Are You a Renaissance Soul? Use It to Your Advantage

Author:
Publish date:
Image placeholder title

Today's guest post is from Michelle Ward, aka The When I Grow Up Coach, who has worked with over 100
creative types to help them with their career goals.

--

Are you a Renaissance soul? To find out, answer the following questions:

  • Do you find a lot of different things interesting/worthwhile?
  • Do you have a tough time choosing just one thing to work on?
  • After a few weeks working on one piece, do you get the itch to move on?

If you answered yes to at least 2 of these questions, it doesn’t mean that you're flaky, unfocused, or are bound for failure. You’re, instead, a Renaissance Soul—like about 90% of the other creative types I talk with and coach!

It simply means that, as described here, you have too many passions/interests to pick just one—just like Michelangelo and DaVinci! Not bad guys to compare yourself to.

You may not believe me, but being a Renaissance Soul ain’t a curse. I know—you’ve been told that you need to Finish What You Start or Pick Your Niche in order to be a successful writer, but to that I say: Hooey!

It’s still possible to have a kick-ass career—and even be known as an expert—without feeling like you have to put yourself in a box. Here’s how:

Determine Ideal Conditions for Your Renaissance Soul
I have a client who discovered that her Renaissance Soul is happiest immersing herself in one project until completion, but only if that project has an end date no more than 3 months in the future—and she knows in advance the next project to switch to. Because of those quarterly goals, she knows she'll complete 4 projects every year, which is a high (and motivating/exciting!) number for her.

Personally, I enjoy having my hands in 2 or 3 projects at a time, working on them each for about an hour a day or longer (when inspiration strikes). If I had to work on 1 project continuously until it's done, I might go insane.

To figure out how you work best, ask yourself:

  • How long can I work on something until I get antsy?
  • How would I react if I was told that I had to work on 1 thing until it gets done?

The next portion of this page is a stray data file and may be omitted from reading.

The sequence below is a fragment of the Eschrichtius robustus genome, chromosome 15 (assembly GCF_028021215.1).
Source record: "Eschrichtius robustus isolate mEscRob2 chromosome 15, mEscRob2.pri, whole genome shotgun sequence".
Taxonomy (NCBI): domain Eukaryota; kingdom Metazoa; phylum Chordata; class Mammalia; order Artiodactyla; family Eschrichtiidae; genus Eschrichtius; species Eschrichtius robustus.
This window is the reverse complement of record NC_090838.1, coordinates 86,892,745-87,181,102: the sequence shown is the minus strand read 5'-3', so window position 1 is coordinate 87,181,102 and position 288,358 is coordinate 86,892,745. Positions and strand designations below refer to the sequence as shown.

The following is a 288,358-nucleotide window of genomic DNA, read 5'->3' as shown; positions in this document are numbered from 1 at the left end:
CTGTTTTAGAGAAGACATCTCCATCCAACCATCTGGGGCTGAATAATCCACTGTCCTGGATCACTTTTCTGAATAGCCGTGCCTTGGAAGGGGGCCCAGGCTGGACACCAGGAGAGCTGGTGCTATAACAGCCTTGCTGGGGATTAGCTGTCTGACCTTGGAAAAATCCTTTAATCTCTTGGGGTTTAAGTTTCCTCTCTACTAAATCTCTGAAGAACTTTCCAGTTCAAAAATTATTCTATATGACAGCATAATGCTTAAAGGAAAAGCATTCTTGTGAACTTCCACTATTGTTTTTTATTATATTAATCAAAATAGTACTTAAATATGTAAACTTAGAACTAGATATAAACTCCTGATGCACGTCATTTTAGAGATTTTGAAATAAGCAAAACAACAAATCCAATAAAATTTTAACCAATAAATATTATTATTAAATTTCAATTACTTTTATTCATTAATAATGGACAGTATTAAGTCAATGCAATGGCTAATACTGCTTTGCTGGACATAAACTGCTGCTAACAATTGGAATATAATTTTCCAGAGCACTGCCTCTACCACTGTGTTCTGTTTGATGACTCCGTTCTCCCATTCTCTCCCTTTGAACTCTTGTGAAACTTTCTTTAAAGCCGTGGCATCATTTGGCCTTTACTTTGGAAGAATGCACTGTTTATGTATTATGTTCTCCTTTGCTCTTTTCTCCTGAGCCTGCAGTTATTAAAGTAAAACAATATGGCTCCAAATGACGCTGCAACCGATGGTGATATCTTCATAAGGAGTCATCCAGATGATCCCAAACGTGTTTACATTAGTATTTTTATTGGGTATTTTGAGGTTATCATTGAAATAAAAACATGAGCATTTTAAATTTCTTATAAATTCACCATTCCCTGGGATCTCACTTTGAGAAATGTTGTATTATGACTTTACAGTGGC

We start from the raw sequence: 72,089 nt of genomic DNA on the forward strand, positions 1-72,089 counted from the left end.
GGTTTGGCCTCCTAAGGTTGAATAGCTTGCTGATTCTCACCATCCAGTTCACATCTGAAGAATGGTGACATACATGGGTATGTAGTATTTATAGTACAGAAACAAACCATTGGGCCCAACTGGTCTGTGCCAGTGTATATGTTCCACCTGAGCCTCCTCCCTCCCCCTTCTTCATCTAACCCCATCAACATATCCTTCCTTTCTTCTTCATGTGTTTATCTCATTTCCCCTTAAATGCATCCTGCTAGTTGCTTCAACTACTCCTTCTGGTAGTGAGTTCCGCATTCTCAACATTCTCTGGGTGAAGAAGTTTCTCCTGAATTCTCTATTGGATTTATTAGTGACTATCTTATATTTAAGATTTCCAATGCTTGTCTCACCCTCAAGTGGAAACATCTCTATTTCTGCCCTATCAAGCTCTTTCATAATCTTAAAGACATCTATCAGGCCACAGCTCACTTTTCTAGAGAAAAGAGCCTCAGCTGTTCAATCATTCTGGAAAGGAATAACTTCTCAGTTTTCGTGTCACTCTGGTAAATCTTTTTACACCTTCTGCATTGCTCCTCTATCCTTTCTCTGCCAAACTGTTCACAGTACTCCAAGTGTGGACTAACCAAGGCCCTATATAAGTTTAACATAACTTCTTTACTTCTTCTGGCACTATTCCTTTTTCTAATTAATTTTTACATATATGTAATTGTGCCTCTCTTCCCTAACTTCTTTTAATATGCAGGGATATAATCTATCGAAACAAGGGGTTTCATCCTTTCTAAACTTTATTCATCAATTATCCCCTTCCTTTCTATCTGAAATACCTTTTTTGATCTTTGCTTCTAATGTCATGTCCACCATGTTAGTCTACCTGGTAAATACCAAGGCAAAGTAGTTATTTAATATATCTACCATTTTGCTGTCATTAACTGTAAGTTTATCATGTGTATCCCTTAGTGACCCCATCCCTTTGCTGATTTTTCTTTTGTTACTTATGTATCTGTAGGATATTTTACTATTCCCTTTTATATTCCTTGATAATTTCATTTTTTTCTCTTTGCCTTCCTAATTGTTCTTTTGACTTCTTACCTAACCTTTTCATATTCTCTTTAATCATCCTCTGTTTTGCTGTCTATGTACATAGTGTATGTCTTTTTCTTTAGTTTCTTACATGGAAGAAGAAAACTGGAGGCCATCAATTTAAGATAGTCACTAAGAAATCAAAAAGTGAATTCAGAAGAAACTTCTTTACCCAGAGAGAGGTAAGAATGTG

• What about 2 things? 3 things? 4 things? Find your optimal number.
  • Where do you feel the biggest sense of accomplishment/happiness/growth: starting a project, working on it, or finishing it? When you have the answer, do some brainstorming as to what type of structure will let you live in that place the longest.

I had a client who started projects to prove to herself that she could do it, but once she got to that place ("Knitting a scarf is so easy! I can so do this!"), she abandoned the project and made herself feel guilty in the process. Once I asked her to get her half-finished projects out of her sight, her Guilty Vampire left her alone. She even finished the next project she started by ensuring it was challenging at the start and that it had a purpose (to give the scarf to her sister as a birthday gift) until the end. She's also able to start and abandon projects guilt-free, to scratch that I Can Do It itch anytime she wants.

Do a Brain Dump RIGHT NOW
Set the timer for 3 minutes right now, and do a big brain dump of everything that’s buzzing in your head that you wanna write about. Once they’re all there, prioritize them. If you don’t know where to start, then rate them by excitement from 1 (“meh”) to 10 (“THIS IS AMAZEBALLS!”). Then, rank them based on the excitement number. If there are any ties, then go by which project feels easiest. Yes, easiest.

How to Get Unstuck
Working from the optimal place you discovered above, you can ask yourself the following if you find yourself getting stuck:

  • Why do I want to change directions?
  • What am I afraid of?
  • Is this something I still want to explore? If so, how much time/energy do I want to give it?